Consultant/Instructor
Washington, DC
240-882-1234

Why Not Give Yourself the Gift of a Short Course this Holiday Season?

Washington, DC Monday, November 29, 2010 Is One of These Yours? Video Clip: Click to Watch When Did You Last do Something for Your Career? Since 1984, the Applied Technology Institute (ATI) has provided leading-edge public courses and onsite technical training to DoD and NASA personnel, as well as contractors. Our courses provide a practical overview of space […]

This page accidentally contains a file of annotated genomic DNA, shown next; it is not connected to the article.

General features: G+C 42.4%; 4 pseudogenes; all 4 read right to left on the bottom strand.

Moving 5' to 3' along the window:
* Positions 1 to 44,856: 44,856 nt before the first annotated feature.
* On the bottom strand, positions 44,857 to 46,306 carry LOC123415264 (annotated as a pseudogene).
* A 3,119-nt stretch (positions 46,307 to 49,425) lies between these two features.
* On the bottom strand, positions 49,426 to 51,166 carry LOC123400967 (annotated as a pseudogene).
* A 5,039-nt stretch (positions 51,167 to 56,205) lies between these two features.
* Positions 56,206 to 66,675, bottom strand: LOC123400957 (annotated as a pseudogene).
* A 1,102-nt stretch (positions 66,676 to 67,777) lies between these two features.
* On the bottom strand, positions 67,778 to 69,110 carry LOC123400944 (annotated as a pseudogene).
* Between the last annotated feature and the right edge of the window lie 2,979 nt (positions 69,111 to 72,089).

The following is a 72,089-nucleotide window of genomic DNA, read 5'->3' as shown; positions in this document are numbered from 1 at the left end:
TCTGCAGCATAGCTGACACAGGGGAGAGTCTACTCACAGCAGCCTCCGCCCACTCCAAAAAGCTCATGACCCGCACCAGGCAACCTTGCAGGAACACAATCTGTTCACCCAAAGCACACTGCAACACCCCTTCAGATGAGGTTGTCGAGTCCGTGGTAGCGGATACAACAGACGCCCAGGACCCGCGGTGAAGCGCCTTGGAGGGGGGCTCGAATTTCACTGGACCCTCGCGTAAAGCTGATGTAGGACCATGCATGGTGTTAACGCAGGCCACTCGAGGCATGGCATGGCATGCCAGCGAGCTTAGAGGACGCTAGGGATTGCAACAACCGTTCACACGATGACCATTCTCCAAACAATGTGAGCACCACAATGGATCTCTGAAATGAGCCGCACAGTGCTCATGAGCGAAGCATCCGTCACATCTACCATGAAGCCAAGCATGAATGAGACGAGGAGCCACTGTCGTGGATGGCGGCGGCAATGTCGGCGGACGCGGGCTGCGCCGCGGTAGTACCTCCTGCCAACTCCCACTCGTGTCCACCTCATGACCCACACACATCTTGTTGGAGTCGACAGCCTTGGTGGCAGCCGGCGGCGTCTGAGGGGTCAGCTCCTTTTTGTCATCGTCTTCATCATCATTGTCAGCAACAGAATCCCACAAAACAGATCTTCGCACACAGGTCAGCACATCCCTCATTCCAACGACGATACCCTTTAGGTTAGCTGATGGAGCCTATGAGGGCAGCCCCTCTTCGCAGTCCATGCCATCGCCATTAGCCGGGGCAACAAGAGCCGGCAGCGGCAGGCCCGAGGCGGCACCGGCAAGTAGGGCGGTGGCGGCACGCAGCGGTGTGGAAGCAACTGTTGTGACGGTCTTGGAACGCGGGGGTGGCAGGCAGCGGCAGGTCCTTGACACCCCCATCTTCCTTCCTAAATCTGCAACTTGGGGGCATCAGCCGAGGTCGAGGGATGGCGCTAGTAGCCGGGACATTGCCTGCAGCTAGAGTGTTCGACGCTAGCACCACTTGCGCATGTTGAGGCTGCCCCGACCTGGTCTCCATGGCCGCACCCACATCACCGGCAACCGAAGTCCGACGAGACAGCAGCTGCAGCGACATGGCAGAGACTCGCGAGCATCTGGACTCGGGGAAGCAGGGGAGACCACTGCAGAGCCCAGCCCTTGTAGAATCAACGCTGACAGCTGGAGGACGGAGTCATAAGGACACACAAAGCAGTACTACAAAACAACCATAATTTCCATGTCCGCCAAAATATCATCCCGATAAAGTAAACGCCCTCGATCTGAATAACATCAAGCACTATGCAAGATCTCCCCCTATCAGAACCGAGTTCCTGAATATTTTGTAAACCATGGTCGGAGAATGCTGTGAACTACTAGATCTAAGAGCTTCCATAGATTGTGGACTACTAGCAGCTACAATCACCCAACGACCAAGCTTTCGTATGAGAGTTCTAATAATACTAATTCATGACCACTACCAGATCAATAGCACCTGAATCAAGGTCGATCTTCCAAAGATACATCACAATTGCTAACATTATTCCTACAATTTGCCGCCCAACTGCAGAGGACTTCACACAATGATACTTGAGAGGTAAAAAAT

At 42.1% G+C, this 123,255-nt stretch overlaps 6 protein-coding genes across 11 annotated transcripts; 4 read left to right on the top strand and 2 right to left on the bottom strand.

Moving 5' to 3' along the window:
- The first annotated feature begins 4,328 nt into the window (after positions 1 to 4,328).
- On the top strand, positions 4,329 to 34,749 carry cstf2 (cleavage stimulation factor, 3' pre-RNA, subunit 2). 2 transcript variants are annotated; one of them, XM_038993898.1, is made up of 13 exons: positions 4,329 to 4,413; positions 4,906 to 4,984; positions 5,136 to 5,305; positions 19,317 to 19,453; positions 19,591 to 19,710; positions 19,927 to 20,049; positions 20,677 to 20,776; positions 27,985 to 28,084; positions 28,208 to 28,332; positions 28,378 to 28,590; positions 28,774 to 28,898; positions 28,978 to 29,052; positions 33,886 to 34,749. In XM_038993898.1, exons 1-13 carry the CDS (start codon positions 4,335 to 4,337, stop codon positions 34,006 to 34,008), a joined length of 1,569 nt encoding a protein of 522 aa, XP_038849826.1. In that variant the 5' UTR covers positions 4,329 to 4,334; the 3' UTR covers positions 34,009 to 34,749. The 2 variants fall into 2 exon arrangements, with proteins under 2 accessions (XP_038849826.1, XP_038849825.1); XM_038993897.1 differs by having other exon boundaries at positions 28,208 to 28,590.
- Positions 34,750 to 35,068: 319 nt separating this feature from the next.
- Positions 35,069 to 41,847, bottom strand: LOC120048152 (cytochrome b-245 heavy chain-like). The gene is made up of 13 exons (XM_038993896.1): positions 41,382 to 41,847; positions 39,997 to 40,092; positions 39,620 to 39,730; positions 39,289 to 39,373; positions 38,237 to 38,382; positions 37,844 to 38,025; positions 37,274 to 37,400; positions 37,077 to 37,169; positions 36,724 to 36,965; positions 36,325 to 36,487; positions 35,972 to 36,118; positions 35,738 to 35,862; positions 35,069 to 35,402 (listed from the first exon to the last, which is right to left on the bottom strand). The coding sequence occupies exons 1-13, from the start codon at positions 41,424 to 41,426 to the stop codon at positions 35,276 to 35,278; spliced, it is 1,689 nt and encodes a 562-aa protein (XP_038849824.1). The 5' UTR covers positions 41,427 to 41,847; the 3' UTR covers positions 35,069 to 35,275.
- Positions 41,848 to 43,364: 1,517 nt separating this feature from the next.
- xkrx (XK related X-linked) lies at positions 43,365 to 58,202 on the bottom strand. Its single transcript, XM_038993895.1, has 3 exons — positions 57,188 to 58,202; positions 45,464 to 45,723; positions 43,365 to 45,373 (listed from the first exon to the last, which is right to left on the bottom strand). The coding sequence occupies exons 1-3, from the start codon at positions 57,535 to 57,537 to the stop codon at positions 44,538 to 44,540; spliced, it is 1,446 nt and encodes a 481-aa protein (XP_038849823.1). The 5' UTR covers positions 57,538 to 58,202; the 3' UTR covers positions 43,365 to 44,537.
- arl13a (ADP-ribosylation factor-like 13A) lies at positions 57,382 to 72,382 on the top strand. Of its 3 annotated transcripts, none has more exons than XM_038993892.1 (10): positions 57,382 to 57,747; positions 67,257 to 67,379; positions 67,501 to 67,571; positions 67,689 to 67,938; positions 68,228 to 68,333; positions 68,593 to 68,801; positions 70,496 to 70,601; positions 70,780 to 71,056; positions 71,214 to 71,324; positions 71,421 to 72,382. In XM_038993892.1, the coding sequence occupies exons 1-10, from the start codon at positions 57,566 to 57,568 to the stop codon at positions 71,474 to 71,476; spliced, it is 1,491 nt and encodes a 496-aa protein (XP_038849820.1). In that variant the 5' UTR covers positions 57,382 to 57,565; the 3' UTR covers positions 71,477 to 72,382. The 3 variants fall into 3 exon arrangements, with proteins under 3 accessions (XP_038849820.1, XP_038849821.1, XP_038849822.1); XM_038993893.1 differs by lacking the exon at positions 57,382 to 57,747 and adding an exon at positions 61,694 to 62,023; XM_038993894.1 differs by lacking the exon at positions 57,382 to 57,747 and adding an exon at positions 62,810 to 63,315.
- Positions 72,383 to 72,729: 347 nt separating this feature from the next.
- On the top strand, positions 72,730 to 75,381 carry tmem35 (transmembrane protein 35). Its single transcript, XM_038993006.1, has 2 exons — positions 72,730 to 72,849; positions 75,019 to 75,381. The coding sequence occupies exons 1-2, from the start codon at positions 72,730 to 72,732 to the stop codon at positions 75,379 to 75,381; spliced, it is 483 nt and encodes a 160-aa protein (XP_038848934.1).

Washington, DC
Monday, November 29, 2010
Is One of These Yours?
Is One of These Yours?
Video Clip: Click to Watch
When Did You Last do Something for Your Career?